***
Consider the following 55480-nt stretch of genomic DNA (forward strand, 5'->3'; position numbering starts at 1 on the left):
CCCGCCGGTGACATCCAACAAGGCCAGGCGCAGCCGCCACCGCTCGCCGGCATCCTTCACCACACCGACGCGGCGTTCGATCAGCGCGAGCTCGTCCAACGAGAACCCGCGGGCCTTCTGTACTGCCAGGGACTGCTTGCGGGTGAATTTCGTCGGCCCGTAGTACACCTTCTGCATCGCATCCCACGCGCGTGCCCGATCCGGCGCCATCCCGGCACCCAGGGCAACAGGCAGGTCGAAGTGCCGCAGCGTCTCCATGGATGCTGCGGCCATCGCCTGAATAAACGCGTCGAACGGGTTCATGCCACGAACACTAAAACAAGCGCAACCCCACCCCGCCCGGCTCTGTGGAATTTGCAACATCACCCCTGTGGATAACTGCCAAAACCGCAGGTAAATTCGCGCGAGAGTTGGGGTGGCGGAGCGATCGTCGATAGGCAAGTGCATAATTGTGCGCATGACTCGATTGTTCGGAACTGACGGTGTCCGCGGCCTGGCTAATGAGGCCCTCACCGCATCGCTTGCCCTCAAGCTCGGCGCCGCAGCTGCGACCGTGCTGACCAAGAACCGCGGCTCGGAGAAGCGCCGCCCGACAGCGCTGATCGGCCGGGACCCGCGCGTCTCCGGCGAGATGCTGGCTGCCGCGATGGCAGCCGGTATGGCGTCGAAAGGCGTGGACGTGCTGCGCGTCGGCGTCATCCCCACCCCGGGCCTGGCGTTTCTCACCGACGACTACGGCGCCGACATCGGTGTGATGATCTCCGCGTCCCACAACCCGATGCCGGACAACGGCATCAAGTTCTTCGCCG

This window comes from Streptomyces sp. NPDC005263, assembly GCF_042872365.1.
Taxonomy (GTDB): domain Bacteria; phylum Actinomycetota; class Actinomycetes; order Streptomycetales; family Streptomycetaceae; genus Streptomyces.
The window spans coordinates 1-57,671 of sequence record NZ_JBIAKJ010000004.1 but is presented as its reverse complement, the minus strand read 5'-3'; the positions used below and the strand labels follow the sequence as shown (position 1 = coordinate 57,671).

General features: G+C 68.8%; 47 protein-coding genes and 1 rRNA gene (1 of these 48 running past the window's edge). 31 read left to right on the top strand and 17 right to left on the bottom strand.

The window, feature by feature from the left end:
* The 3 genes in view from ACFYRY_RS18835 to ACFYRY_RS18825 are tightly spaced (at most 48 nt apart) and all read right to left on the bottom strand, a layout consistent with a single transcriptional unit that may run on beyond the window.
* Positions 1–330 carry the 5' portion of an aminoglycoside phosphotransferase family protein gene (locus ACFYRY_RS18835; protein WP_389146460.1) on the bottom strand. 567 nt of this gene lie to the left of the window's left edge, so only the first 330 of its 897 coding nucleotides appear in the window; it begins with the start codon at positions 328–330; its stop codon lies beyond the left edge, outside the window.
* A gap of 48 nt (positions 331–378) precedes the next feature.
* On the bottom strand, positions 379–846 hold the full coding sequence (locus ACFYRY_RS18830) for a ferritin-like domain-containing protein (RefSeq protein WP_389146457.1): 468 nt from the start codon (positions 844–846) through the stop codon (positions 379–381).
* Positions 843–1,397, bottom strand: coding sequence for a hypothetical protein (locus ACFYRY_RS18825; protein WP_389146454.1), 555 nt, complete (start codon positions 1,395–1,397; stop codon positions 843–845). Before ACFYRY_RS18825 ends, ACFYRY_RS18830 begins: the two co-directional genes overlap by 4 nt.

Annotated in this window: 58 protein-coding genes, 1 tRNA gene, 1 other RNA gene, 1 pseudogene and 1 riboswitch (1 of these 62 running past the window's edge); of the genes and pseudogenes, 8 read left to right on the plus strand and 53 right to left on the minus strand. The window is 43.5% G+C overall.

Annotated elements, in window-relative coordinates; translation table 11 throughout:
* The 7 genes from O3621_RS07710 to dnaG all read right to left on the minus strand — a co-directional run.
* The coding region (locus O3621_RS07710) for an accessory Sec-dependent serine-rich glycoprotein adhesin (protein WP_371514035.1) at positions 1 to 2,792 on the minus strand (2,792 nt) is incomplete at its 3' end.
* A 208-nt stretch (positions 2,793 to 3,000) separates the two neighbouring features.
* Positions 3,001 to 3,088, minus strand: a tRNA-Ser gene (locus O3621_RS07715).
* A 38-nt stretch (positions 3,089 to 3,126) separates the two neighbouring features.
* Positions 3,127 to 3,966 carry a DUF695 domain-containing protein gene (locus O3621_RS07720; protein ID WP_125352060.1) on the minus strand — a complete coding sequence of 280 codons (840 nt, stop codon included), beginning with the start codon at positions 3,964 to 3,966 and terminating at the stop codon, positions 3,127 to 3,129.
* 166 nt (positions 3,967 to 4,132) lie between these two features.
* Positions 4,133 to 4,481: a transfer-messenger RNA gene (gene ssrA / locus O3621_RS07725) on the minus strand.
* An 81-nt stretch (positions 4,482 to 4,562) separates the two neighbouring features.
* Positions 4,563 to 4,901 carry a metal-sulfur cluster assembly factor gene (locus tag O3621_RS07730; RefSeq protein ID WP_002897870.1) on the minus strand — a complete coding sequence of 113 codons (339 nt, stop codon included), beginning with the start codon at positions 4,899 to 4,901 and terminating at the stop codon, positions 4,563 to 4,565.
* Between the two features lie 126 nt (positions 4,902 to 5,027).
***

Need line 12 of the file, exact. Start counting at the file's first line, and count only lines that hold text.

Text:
* Positions 843–1,397, bottom strand: coding sequence for a hypothetical protein (locus ACFYRY_RS18825; protein WP_389146454.1), 555 nt, complete (start codon positions 1,395–1,397; stop codon positions 843–845). Before ACFYRY_RS18825 ends, ACFYRY_RS18830 begins: the two co-directional genes overlap by 4 nt.